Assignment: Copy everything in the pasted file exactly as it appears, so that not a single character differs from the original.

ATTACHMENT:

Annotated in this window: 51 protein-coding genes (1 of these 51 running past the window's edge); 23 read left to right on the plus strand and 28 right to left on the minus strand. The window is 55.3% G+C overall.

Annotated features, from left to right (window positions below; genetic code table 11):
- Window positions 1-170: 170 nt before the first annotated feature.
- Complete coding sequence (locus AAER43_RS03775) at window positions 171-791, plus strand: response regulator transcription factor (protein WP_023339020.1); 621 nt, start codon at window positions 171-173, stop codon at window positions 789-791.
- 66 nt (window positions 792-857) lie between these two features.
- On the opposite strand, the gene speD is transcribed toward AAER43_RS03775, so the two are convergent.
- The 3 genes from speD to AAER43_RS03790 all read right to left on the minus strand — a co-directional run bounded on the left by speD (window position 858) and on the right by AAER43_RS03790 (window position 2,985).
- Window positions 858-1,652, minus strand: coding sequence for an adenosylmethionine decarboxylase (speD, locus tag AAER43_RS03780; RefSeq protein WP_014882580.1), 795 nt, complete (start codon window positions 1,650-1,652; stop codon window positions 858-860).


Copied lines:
Annotated in this window: 51 protein-coding genes (1 of these 51 running past the window's edge); 23 read left to right on the plus strand and 28 right to left on the minus strand. The window is 55.3% G+C overall.

Annotated features, from left to right (window positions below; genetic code table 11):
- Window positions 1-170: 170 nt before the first annotated feature.
- Complete coding sequence (locus AAER43_RS03775) at window positions 171-791, plus strand: response regulator transcription factor (protein WP_023339020.1); 621 nt, start codon at window positions 171-173, stop codon at window positions 789-791.
- 66 nt (window positions 792-857) lie between these two features.
- On the opposite strand, the gene speD is transcribed toward AAER43_RS03775, so the two are convergent.
- The 3 genes from speD to AAER43_RS03790 all read right to left on the minus strand — a co-directional run bounded on the left by speD (window position 858) and on the right by AAER43_RS03790 (window position 2,985).
- Window positions 858-1,652, minus strand: coding sequence for an adenosylmethionine decarboxylase (speD, locus tag AAER43_RS03780; RefSeq protein WP_014882580.1), 795 nt, complete (start codon window positions 1,650-1,652; stop codon window positions 858-860).